After the recent tumult surrounding the closing of the Wines of California promotion office in London, many people with a vested interest in selling Californian wines in the UK have expressed varying degrees of concern for the future of Californian wine sales in the on and off trade. What threats lurk in the market?
More than a direct “threat” from any one competitor country… one needs to be weary of the region falling out of fashion, and becoming irrelevant and marginalised. Import figures would then start to drop, listings in the restaurant on-trade would drop and sales would start to slowly spiral downwards, undoing more than a decades worth of positive brand building.
If you think it can’t happen, then think again… or just look at Bordeaux. While Bordeaux may still be a big player in the UK market with a lot of wine still being consumed, it has definitely started to lose its dominance and relevance as prices have spiralled upwards and started to exclude an entire new generation of wine drinkers. The arrogance and inaccessibility of the whole Bordeaux infrastructure and their lack of marketing has also taken its toll. They have multiple dilemmas now.
Journalists and consumers will always follow a wine “flavour of the month”. Keeping Californian wines popular, relevant and accessible will mean continuing marketing, promotions, tastings and introducing new consumers to all quality levels of production. Think of this process as a never ending journey, not a destination. Hopefully the powers in California do not think they have reached their destination… because it actually doesn’t exist! Just ask the Australian’s who are battling to stay relevant in the highly competitive UK market after years of dominance.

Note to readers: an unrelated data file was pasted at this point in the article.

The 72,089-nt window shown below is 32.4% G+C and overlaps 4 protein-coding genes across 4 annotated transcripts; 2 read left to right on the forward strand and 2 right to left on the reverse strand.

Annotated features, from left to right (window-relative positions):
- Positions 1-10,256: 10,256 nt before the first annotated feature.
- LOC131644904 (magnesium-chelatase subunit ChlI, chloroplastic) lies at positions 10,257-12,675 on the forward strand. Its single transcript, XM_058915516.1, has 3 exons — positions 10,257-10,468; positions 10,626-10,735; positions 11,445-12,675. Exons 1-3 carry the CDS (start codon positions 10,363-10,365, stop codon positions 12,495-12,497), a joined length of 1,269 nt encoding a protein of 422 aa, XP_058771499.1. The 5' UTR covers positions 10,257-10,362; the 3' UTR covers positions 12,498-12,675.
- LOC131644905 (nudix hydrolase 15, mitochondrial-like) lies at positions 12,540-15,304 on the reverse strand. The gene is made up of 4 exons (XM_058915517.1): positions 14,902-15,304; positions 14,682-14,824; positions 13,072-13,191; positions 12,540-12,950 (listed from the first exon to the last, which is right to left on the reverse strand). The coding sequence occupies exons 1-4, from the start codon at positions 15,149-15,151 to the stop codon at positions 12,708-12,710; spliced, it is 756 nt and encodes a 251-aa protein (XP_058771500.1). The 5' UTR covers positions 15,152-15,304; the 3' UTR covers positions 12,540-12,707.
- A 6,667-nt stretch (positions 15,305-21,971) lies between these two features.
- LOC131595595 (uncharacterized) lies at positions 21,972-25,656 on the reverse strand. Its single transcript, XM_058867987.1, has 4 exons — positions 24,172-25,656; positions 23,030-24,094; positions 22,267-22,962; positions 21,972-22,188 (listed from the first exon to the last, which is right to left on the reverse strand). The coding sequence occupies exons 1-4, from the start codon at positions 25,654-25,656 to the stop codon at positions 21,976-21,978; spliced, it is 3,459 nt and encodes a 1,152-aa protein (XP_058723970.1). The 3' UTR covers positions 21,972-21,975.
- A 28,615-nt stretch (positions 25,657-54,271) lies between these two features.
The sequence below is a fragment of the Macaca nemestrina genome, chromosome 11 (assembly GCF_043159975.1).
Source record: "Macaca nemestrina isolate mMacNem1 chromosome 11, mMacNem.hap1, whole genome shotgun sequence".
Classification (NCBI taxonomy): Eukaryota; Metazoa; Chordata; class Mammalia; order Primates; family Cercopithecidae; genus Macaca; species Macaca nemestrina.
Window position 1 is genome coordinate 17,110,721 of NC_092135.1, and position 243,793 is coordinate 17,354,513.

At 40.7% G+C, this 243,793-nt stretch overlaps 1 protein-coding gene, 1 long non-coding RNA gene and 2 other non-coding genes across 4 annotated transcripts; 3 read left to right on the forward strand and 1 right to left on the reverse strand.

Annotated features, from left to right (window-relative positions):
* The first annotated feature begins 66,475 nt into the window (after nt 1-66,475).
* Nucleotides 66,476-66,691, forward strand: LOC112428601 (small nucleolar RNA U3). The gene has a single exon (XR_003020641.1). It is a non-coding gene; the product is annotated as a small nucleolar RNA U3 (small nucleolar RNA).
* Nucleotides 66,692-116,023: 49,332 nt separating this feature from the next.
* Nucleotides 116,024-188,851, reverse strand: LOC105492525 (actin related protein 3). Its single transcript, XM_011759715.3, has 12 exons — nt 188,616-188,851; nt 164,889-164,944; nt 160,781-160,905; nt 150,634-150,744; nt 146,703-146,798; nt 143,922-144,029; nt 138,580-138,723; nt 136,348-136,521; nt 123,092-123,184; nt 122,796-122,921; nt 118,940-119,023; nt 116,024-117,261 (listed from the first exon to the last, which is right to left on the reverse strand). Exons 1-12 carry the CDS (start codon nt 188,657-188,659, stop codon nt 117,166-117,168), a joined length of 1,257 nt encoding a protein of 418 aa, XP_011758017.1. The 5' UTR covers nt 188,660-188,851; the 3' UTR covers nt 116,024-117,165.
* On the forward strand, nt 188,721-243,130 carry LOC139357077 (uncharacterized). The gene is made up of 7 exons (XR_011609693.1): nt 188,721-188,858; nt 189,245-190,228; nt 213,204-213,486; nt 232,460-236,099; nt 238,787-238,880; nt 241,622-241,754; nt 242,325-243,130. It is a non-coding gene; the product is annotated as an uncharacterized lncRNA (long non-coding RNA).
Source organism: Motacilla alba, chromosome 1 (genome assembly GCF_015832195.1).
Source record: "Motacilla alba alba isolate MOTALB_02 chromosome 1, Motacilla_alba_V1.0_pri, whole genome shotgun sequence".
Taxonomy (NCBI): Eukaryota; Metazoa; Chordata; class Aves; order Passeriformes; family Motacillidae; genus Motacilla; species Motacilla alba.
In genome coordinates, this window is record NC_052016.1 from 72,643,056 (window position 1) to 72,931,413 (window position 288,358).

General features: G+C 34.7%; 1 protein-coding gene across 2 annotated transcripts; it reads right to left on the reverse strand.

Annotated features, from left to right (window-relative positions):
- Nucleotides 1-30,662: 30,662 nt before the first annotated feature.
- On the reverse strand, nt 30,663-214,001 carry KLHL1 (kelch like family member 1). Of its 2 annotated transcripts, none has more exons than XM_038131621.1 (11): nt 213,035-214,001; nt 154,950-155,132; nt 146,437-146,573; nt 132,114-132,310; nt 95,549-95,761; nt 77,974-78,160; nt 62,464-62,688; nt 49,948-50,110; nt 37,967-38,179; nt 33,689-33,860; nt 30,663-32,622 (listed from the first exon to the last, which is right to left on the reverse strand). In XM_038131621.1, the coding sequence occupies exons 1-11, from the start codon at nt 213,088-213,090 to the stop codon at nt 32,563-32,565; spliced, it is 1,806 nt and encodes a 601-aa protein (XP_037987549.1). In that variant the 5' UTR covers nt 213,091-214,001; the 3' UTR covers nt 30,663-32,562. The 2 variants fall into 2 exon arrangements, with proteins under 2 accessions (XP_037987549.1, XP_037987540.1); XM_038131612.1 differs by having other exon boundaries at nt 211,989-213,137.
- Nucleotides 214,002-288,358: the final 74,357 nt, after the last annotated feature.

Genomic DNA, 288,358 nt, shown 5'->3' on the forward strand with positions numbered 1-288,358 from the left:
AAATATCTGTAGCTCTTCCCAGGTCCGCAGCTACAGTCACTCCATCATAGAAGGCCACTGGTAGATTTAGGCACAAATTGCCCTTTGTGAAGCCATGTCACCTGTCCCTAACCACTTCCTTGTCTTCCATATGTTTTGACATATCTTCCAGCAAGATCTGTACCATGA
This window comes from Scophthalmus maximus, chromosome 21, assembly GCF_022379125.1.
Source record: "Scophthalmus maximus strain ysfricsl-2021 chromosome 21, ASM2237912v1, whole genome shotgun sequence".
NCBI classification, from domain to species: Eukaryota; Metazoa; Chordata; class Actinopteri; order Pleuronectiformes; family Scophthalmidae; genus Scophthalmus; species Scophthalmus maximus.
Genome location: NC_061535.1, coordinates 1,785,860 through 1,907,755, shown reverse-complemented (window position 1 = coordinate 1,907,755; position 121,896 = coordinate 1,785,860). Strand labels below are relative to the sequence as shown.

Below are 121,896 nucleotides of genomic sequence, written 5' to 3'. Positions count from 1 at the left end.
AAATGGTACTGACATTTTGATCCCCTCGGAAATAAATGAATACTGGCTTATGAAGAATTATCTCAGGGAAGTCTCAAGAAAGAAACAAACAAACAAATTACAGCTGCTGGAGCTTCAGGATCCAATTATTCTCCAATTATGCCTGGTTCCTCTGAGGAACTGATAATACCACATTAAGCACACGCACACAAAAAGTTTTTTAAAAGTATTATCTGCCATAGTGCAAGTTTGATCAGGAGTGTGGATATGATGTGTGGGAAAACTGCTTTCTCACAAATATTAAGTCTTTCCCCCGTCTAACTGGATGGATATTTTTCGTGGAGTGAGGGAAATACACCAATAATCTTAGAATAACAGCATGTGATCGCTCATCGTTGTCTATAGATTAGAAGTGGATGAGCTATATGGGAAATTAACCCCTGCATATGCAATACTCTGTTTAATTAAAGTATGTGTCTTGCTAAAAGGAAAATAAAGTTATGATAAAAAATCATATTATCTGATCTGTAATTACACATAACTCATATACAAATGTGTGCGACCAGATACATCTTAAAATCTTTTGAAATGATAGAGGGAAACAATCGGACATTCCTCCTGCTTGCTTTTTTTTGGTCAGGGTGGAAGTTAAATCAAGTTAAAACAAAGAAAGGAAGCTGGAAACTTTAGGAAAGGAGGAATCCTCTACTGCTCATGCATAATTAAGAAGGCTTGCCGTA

But if direct competitors were to emerge that could steal market share and listings from Californian wines, this threat would probably come from premium South Africa and also Italy, namely Tuscany, Bolgheri, and Maremma.
Chile and Argentina have a very small offering and relatively little diversity. Australia still seems incapable of throwing off the shackles of the “sweet bottled sunshine” wines mantra and their poor performance in the fine wine market sector acts as evidence to this fact.
Many merchants have seen steady growth in their Californian sales segment over the past 10 years. It would be a crying shame if the great wine names of California became less available in the UK. Let’s hope plans to appoint a new PR agency and a “regional ambassador” or “face of California wines” meets with success… soon.